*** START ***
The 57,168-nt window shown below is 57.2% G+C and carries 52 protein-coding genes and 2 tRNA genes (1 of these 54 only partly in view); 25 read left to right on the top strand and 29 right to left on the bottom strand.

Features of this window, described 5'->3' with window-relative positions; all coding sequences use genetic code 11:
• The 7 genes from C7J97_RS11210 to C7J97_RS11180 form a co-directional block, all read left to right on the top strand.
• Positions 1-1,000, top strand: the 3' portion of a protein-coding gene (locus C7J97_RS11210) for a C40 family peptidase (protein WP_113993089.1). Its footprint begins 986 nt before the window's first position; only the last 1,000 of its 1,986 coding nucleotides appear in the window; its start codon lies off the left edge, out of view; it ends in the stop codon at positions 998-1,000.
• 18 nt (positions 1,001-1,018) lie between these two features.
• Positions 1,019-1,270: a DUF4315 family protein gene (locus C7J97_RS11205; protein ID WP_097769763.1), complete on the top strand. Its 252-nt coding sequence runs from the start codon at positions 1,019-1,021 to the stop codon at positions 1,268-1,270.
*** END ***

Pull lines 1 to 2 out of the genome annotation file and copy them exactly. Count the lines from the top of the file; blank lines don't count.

The 57,168-nt window shown below is 57.2% G+C and carries 52 protein-coding genes and 2 tRNA genes (1 of these 54 only partly in view); 25 read left to right on the top strand and 29 right to left on the bottom strand.

Features of this window, described 5'->3' with window-relative positions; all coding sequences use genetic code 11: